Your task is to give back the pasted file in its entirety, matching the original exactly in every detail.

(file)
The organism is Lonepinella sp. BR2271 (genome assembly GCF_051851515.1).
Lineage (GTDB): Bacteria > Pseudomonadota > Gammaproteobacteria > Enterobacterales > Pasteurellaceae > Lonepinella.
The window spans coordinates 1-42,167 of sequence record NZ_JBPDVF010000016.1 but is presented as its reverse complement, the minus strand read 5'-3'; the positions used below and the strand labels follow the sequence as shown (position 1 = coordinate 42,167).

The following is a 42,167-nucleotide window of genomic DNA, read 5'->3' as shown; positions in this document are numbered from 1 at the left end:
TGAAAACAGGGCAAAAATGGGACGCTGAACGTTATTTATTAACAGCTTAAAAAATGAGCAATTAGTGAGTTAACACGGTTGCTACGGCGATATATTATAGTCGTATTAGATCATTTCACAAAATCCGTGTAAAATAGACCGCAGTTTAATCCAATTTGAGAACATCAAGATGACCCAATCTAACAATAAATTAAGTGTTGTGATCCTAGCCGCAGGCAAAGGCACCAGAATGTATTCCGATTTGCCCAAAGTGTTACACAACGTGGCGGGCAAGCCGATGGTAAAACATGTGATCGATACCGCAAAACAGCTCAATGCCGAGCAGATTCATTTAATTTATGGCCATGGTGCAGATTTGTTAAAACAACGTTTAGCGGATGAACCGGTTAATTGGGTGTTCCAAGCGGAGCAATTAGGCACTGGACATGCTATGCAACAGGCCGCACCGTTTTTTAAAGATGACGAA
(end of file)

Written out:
The organism is Lonepinella sp. BR2271 (genome assembly GCF_051851515.1).
Lineage (GTDB): Bacteria > Pseudomonadota > Gammaproteobacteria > Enterobacterales > Pasteurellaceae > Lonepinella.
The window spans coordinates 1-42,167 of sequence record NZ_JBPDVF010000016.1 but is presented as its reverse complement, the minus strand read 5'-3'; the positions used below and the strand labels follow the sequence as shown (position 1 = coordinate 42,167).

The following is a 42,167-nucleotide window of genomic DNA, read 5'->3' as shown; positions in this document are numbered from 1 at the left end:
TGAAAACAGGGCAAAAATGGGACGCTGAACGTTATTTATTAACAGCTTAAAAAATGAGCAATTAGTGAGTTAACACGGTTGCTACGGCGATATATTATAGTCGTATTAGATCATTTCACAAAATCCGTGTAAAATAGACCGCAGTTTAATCCAATTTGAGAACATCAAGATGACCCAATCTAACAATAAATTAAGTGTTGTGATCCTAGCCGCAGGCAAAGGCACCAGAATGTATTCCGATTTGCCCAAAGTGTTACACAACGTGGCGGGCAAGCCGATGGTAAAACATGTGATCGATACCGCAAAACAGCTCAATGCCGAGCAGATTCATTTAATTTATGGCCATGGTGCAGATTTGTTAAAACAACGTTTAGCGGATGAACCGGTTAATTGGGTGTTCCAAGCGGAGCAATTAGGCACTGGACATGCTATGCAACAGGCCGCACCGTTTTTTAAAGATGACGAA